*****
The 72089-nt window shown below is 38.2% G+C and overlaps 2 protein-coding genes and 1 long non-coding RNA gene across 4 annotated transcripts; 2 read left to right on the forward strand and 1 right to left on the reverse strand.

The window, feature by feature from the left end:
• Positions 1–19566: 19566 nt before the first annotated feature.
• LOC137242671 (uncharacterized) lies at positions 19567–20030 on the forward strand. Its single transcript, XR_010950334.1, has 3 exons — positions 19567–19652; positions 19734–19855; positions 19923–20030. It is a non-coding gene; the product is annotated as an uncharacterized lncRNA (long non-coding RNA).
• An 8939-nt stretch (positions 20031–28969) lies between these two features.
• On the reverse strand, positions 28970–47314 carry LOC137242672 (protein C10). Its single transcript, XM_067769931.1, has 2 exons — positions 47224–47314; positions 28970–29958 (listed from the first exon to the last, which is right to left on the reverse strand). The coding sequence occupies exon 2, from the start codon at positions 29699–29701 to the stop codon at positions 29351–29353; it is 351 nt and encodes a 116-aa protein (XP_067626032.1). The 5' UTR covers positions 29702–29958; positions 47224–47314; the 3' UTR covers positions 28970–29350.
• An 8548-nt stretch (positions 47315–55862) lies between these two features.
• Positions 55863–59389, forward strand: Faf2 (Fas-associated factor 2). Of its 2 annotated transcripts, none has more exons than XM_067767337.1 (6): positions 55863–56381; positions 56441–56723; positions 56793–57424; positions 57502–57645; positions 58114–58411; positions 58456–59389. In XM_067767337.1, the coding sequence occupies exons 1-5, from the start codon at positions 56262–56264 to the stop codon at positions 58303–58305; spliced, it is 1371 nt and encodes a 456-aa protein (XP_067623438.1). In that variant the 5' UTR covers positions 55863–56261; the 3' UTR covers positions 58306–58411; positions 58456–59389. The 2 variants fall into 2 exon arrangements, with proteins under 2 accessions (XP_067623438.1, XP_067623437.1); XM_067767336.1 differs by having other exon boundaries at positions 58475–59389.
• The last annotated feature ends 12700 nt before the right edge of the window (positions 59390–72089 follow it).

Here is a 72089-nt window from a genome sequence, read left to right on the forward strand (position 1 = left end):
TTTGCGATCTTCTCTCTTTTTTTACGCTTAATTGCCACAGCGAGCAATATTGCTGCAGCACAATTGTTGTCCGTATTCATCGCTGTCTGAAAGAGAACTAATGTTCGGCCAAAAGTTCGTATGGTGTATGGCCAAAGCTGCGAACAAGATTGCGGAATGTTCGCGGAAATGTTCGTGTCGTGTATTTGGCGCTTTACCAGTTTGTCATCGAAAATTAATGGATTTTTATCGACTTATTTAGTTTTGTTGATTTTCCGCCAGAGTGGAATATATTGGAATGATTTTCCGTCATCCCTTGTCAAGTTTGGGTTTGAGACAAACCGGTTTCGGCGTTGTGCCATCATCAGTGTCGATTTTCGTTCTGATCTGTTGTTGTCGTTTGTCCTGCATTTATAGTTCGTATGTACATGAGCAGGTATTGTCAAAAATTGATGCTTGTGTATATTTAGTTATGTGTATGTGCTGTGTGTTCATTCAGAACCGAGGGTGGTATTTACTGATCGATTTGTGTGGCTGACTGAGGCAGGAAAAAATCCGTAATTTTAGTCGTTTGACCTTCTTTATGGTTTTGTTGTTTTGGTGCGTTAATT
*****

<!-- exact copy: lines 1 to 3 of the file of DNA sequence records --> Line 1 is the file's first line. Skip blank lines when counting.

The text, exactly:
The 72089-nt window shown below is 38.2% G+C and overlaps 2 protein-coding genes and 1 long non-coding RNA gene across 4 annotated transcripts; 2 read left to right on the forward strand and 1 right to left on the reverse strand.

The window, feature by feature from the left end:
• Positions 1–19566: 19566 nt before the first annotated feature.